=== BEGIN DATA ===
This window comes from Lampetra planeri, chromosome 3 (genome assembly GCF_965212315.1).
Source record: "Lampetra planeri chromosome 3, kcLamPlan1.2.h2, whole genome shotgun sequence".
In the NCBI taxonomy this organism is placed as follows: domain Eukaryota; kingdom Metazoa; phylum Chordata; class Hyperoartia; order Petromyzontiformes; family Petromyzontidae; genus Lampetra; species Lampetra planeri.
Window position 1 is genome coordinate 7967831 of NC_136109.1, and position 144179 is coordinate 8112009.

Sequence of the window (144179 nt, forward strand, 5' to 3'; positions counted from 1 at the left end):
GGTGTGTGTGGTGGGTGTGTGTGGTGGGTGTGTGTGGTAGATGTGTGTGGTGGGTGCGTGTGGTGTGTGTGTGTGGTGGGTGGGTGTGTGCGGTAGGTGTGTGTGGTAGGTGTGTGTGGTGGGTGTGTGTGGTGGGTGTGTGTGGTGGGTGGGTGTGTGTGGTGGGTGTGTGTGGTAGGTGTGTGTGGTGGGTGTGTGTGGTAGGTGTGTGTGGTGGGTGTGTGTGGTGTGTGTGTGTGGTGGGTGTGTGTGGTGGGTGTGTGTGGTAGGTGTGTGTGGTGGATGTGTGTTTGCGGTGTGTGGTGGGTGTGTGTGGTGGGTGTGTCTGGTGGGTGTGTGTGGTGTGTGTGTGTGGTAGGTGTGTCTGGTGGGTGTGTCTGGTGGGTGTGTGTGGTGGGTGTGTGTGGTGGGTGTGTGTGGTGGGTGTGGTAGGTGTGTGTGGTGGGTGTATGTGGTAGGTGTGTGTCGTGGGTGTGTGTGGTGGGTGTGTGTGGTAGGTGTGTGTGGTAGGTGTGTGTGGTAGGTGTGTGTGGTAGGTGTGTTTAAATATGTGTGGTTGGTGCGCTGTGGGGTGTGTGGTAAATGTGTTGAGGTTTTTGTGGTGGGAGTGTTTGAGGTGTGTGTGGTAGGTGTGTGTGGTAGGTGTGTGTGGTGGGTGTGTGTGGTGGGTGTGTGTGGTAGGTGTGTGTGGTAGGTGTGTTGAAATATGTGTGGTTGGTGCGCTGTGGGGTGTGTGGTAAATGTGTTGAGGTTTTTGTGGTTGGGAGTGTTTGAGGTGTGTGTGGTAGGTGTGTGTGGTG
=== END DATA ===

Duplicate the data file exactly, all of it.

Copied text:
This window comes from Lampetra planeri, chromosome 3 (genome assembly GCF_965212315.1).
Source record: "Lampetra planeri chromosome 3, kcLamPlan1.2.h2, whole genome shotgun sequence".
In the NCBI taxonomy this organism is placed as follows: domain Eukaryota; kingdom Metazoa; phylum Chordata; class Hyperoartia; order Petromyzontiformes; family Petromyzontidae; genus Lampetra; species Lampetra planeri.
Window position 1 is genome coordinate 7967831 of NC_136109.1, and position 144179 is coordinate 8112009.

Sequence of the window (144179 nt, forward strand, 5' to 3'; positions counted from 1 at the left end):
GGTGTGTGTGGTGGGTGTGTGTGGTGGGTGTGTGTGGTAGATGTGTGTGGTGGGTGCGTGTGGTGTGTGTGTGTGGTGGGTGGGTGTGTGCGGTAGGTGTGTGTGGTAGGTGTGTGTGGTGGGTGTGTGTGGTGGGTGTGTGTGGTGGGTGGGTGTGTGTGGTGGGTGTGTGTGGTAGGTGTGTGTGGTGGGTGTGTGTGGTAGGTGTGTGTGGTGGGTGTGTGTGGTGTGTGTGTGTGGTGGGTGTGTGTGGTGGGTGTGTGTGGTAGGTGTGTGTGGTGGATGTGTGTTTGCGGTGTGTGGTGGGTGTGTGTGGTGGGTGTGTCTGGTGGGTGTGTGTGGTGTGTGTGTGTGGTAGGTGTGTCTGGTGGGTGTGTCTGGTGGGTGTGTGTGGTGGGTGTGTGTGGTGGGTGTGTGTGGTGGGTGTGGTAGGTGTGTGTGGTGGGTGTATGTGGTAGGTGTGTGTCGTGGGTGTGTGTGGTGGGTGTGTGTGGTAGGTGTGTGTGGTAGGTGTGTGTGGTAGGTGTGTGTGGTAGGTGTGTTTAAATATGTGTGGTTGGTGCGCTGTGGGGTGTGTGGTAAATGTGTTGAGGTTTTTGTGGTGGGAGTGTTTGAGGTGTGTGTGGTAGGTGTGTGTGGTAGGTGTGTGTGGTGGGTGTGTGTGGTGGGTGTGTGTGGTAGGTGTGTGTGGTAGGTGTGTTGAAATATGTGTGGTTGGTGCGCTGTGGGGTGTGTGGTAAATGTGTTGAGGTTTTTGTGGTTGGGAGTGTTTGAGGTGTGTGTGGTAGGTGTGTGTGGTG